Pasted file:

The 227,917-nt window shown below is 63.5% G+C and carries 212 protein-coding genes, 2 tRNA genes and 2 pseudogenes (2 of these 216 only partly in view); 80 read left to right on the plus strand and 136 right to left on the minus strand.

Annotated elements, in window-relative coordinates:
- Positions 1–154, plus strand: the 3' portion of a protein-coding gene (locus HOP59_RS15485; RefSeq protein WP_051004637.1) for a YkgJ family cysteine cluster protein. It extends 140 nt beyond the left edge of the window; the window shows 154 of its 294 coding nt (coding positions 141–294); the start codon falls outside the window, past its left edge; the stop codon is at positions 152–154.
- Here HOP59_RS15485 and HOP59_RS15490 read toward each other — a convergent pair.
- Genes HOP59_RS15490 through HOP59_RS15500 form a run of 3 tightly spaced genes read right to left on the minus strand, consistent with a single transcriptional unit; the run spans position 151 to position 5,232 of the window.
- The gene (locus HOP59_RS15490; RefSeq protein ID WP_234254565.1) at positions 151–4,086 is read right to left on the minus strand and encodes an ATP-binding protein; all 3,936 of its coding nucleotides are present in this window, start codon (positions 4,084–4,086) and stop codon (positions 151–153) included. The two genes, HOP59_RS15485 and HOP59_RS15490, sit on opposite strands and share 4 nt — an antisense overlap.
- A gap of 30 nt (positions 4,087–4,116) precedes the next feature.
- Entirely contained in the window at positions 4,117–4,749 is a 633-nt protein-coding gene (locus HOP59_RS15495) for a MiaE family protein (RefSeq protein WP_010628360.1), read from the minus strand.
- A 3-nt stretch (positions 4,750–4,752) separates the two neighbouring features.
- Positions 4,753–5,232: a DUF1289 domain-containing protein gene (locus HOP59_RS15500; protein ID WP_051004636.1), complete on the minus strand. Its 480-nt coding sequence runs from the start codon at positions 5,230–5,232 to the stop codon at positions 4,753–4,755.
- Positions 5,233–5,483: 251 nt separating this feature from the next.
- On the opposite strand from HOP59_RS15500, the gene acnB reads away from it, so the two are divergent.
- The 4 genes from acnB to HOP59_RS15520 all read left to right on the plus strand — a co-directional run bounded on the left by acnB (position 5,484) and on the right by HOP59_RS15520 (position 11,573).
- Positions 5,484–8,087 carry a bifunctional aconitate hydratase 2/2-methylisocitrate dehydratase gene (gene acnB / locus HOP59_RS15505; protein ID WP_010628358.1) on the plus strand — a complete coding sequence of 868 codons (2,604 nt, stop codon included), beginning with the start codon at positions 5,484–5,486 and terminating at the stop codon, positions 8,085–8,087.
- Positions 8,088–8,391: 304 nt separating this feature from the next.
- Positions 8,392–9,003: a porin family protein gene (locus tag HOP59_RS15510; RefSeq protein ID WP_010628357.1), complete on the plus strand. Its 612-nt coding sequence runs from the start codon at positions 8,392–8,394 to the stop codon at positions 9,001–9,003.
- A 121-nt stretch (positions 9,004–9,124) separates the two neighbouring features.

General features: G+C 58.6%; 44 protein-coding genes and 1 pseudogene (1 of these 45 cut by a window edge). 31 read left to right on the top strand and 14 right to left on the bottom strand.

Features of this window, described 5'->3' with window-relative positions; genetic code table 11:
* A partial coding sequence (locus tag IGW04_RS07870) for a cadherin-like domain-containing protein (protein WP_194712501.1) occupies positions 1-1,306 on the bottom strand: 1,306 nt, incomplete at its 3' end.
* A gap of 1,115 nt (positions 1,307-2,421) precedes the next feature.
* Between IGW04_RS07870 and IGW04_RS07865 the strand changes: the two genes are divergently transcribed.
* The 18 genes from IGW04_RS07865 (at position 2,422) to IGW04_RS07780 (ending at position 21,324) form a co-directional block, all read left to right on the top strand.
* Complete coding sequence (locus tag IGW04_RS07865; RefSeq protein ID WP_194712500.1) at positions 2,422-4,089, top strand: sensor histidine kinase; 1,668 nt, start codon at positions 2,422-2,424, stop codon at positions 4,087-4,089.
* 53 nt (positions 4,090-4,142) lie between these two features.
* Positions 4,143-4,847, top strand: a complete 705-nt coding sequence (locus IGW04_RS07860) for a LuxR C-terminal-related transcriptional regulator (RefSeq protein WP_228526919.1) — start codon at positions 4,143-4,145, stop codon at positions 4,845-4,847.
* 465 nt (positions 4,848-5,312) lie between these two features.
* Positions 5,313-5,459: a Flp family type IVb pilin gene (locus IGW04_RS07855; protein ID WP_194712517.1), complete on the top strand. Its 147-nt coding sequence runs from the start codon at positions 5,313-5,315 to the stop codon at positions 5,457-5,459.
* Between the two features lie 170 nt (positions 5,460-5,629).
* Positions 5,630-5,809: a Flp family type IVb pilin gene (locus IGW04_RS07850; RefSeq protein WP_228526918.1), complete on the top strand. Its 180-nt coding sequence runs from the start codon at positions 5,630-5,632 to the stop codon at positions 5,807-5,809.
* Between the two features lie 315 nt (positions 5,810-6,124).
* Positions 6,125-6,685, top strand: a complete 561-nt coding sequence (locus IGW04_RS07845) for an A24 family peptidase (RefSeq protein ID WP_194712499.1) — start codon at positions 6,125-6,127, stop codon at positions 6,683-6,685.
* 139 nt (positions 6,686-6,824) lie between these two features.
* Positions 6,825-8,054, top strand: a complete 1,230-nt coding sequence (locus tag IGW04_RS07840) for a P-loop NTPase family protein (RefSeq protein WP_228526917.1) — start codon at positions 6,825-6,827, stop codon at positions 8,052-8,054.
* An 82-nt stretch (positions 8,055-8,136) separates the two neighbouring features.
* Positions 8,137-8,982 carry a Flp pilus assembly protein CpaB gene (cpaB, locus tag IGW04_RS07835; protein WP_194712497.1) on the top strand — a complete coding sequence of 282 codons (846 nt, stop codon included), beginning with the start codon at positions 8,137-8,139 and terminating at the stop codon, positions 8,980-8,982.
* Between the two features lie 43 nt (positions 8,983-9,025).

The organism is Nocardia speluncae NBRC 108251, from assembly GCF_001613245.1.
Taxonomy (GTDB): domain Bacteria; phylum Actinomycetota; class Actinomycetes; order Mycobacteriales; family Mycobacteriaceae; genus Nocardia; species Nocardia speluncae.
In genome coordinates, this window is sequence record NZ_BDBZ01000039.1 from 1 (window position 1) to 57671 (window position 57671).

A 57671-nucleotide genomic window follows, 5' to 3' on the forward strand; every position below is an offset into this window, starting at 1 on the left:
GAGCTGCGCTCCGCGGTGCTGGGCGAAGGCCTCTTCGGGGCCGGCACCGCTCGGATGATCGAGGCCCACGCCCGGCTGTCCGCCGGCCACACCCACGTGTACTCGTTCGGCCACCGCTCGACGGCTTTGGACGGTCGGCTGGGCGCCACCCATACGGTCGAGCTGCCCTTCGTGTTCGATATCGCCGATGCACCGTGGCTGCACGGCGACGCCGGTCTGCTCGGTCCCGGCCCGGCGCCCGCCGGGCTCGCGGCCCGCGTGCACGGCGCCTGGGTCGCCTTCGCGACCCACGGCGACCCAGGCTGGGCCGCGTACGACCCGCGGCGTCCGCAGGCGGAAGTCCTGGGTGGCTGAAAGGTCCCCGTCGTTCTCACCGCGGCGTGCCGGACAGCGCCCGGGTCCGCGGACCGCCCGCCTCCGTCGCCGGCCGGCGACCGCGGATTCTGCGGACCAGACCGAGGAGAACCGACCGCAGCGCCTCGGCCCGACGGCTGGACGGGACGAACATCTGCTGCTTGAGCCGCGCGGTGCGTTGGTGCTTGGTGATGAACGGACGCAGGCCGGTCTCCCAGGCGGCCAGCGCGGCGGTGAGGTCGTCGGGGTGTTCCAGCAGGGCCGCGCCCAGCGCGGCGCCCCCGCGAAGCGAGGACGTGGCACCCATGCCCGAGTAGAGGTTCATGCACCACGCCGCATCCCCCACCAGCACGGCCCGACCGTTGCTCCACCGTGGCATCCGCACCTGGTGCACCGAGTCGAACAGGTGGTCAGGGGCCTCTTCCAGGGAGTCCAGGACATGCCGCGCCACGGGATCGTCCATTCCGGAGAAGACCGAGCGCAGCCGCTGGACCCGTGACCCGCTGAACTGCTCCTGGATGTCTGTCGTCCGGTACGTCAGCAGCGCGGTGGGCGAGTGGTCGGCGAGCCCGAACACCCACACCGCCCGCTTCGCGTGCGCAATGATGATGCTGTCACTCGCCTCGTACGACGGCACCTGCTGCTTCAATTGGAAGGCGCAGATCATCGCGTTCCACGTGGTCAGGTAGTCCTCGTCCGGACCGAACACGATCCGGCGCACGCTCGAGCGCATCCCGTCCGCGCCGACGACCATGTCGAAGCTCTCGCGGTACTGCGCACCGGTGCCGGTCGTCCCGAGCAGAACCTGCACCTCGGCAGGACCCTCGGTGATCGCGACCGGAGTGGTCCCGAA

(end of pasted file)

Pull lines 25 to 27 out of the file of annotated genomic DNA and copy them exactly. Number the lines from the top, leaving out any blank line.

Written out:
* 53 nt (positions 4,090-4,142) lie between these two features.
* Positions 4,143-4,847, top strand: a complete 705-nt coding sequence (locus IGW04_RS07860) for a LuxR C-terminal-related transcriptional regulator (RefSeq protein WP_228526919.1) — start codon at positions 4,143-4,145, stop codon at positions 4,845-4,847.
* 465 nt (positions 4,848-5,312) lie between these two features.